I suppose a CALL teacher would be someone who is aware of the multiliteracies. The multiliterate teacher is someone who is aware of all the aspects involved and who can help others to understand those aspects beyond the level they are already at. Everybody is at a different stage. For example, one thing that I talk about is I encourage people to think SMALL. Think SMALL means social medial assisted language learning (Stevens, 2014a). So instead of talking about computer assisted language learning, which doesn’t really mean anything anymore, I think of it as social media assisted language learning, and some people call it MALL, mobile assisted language learning. How do you get students to use in class what they have got in pockets? You can use polls for example, you can give students Plickers cards, they can turn it four different ways and it comes up with four different A,B,C, and D, so they select their answers by turning the cards. So you can scan with your mobile and get their answers. You can set up questions and answers to poll the state of knowledge of your class at any given moment that way, if you download the app, prepare the cards, and set it up in advance.

Games like Kahoot, pretty simple, these work well work in classes (until they get tiring) but they are one way to jazz up your class. Polls are one good example and there are so many of them. Another example is PollAnywhere (actually it’s called PollEverywhere, but if you Google either of these it takes you to There are so many poll-based learning environments; Nearpod is a good example, there is so much you can do with Nearpod. Edmodo has polls and is also a learning management system.  There are many tools and they have different affordances. The affordances — if I write that word into anything with spell checking, it never knows the spelling of affordances. I guess some people, even myself the first time I heard it, maybe 10 years ago, I did not understand what the person who used the term ‘affordances’ the first time I heard that word was talking about. But affordances are the ancillary things that using a particular device or software makes possible, those are its affordances.  

So each device has certain affordances, and you have to be aware of them. And it’s a really easy to use something and not to be aware of it its affordances and not really exploit its full power. So the role of a CALL teacher, or a CALL trainer is someone who becomes aware of the affordances and can teach them. There is a guy named David Warlick (2010) who talks about master learners. If I go back to Stephen Downes (2007, slide 22), he says that teachers model and demonstrate, and students practice, and reflect. In my opinion (Stevens, 2011) a master learner is someone who does all the 4 of those things: someone who can model and demonstrates as well as reflect and practice effectively, in a continuing percolative cycle.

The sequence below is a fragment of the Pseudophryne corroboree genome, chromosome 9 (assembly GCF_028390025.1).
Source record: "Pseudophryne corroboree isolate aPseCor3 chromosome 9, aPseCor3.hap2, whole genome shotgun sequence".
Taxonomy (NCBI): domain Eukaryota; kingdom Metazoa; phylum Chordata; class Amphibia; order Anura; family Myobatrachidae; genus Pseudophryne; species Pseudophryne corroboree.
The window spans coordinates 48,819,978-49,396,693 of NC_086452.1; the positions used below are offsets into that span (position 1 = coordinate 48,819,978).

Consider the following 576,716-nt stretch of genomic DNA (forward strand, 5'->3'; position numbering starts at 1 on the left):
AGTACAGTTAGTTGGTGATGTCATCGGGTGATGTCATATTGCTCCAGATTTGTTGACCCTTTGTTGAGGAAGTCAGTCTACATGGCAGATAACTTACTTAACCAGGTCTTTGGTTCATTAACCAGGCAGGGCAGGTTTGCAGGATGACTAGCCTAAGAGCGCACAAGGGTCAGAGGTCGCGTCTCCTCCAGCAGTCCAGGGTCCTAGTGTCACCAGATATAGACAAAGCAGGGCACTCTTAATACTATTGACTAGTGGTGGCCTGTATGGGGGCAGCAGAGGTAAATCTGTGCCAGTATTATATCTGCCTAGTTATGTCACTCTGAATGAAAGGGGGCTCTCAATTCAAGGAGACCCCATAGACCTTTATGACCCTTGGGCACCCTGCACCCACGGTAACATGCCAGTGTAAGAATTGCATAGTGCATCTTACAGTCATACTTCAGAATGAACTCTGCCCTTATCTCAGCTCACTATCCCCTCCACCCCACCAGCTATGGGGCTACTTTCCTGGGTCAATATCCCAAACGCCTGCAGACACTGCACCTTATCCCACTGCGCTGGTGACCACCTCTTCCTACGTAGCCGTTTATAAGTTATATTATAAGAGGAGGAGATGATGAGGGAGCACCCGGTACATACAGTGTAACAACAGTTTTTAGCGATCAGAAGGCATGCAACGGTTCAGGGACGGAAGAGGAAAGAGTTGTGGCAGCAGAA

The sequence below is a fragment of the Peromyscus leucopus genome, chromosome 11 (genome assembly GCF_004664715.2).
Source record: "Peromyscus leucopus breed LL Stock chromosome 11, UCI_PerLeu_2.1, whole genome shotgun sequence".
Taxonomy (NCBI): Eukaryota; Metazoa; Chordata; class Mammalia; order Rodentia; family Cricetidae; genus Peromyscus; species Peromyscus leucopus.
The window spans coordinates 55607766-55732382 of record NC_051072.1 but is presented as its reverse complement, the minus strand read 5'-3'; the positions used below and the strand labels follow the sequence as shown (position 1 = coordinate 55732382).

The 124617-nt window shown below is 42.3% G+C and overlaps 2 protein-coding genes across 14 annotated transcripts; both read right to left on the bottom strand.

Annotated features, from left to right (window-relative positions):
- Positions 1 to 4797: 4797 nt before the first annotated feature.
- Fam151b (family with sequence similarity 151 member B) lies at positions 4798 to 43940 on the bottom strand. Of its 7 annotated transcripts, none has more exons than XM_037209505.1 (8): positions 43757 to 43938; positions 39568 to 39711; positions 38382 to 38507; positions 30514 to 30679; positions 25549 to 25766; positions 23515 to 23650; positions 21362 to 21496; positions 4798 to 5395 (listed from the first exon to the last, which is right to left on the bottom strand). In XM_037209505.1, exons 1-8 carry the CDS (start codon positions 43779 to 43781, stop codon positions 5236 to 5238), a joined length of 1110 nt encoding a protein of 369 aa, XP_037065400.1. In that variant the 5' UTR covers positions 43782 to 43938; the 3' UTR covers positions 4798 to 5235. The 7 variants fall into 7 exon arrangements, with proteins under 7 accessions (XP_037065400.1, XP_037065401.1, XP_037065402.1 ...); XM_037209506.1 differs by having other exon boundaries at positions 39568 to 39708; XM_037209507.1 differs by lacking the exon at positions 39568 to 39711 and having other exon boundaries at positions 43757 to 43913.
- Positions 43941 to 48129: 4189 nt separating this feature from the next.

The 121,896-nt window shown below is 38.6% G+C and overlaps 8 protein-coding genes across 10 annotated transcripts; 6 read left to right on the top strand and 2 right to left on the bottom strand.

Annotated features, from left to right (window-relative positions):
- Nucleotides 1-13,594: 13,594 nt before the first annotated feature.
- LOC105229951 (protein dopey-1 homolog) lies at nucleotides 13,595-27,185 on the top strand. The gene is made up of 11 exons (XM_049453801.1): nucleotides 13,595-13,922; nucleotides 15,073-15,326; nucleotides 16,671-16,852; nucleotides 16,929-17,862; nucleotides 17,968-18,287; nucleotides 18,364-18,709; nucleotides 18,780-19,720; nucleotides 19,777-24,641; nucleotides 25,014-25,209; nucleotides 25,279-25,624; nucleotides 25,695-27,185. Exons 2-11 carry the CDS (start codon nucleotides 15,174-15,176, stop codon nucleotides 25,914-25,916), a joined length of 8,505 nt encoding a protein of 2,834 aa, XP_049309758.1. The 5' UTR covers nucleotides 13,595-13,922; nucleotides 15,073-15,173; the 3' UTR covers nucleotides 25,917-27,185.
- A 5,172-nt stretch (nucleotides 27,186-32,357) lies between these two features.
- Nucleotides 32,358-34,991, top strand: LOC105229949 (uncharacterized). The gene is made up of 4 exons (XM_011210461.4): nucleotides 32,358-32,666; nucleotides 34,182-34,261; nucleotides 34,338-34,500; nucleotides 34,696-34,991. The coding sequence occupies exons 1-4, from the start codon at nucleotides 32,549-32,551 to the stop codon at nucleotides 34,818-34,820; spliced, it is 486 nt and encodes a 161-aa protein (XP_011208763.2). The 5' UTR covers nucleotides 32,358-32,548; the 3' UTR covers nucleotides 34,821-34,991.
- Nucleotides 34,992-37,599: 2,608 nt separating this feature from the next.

I like this master learner concept because its means, especially for languages, it means that you are not a really a teacher*. You are someone who has learned how to do all these things so now you can show other people how to be master learners as well. It’s like making coffee, good coffee needs percolation. If you do all of those things, modeling, demonstrating, reflecting and practicing all the time as a teacher you’re doing that. We are doing that right now, we are learning from each other. So we are practicing, and we are reflecting on what we are doing by talking about what we do. And also as teachers we demonstrate and model. A teacher models, demonstrates, and practices and reflects. So a master teacher, a master learner (not a master teacher, but a master learner) does all four of those things models, practices, demonstrates, and reflects. And that’s what teachers need to become: master learners. That’s what they are especially good at.

*At a plenary address I gave at a conference in Egypt in 2004, I said to the audience there, “There is no such thing as a language teacher. There are only language learners.” That was a radical statement to be making at the time at a conference of English teachers.  I published the text of my talk in Stevens, 2004 (I had written it out in advance and scrolled it on one computer while I managed my slides on another). Here is the context from that talk:

Now, let’s say you want to learn a foreign language. How do you go about that? Probably if you have just now decided to learn this language you might go out and buy a book. Or whatever your level of proficiency, you might enroll in a course designed to ‘teach’ you the language. But already you’ve run up against what I claim is an oxymoron. There is no such thing as a language teacher. There are only language learners. That’s you. If you’re lucky, your teacher will understand this and try to steer you in directions that will help you on your way to learning the language. But your teacher can only take you so far on this road, because this road gives only limited access to the surrounding countryside. As a passenger in your teacher’s bus, or car if it’s a private class, you are left to try and learn the language essentially by reading billboards at the side of the road. Through the windows of your vehicle you see native speakers of the language passing. How can you engage them? How do you gain access to the countryside? The key to that I think is to make use of your implicit membership in a community of practice.